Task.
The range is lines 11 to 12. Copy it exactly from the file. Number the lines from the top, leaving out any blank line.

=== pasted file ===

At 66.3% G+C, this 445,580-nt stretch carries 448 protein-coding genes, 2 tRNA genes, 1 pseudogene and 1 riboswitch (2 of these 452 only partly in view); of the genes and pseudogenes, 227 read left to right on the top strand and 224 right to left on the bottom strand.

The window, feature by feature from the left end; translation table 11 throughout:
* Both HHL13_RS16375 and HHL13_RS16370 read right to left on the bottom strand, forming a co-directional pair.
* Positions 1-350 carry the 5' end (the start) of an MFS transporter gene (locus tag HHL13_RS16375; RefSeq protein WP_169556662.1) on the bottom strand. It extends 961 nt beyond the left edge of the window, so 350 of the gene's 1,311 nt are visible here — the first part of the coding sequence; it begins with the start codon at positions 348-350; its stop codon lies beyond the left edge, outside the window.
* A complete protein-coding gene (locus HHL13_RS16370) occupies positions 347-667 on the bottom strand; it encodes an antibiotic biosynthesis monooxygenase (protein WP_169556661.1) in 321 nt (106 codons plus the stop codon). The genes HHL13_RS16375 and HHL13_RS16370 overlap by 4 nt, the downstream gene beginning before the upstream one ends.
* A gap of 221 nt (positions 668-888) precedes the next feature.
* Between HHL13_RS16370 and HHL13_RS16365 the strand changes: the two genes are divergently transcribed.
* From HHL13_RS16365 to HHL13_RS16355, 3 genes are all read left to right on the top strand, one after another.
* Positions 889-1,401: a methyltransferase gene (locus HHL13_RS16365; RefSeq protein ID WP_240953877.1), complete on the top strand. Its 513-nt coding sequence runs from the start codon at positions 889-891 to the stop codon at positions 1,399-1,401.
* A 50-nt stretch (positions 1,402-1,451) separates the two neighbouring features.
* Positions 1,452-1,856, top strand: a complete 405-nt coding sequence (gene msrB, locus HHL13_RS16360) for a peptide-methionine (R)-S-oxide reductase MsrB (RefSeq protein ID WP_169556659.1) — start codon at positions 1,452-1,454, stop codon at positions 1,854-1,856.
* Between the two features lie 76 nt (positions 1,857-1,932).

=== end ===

* Positions 1,452-1,856, top strand: a complete 405-nt coding sequence (gene msrB, locus HHL13_RS16360) for a peptide-methionine (R)-S-oxide reductase MsrB (RefSeq protein ID WP_169556659.1) — start codon at positions 1,452-1,454, stop codon at positions 1,854-1,856.
* Between the two features lie 76 nt (positions 1,857-1,932).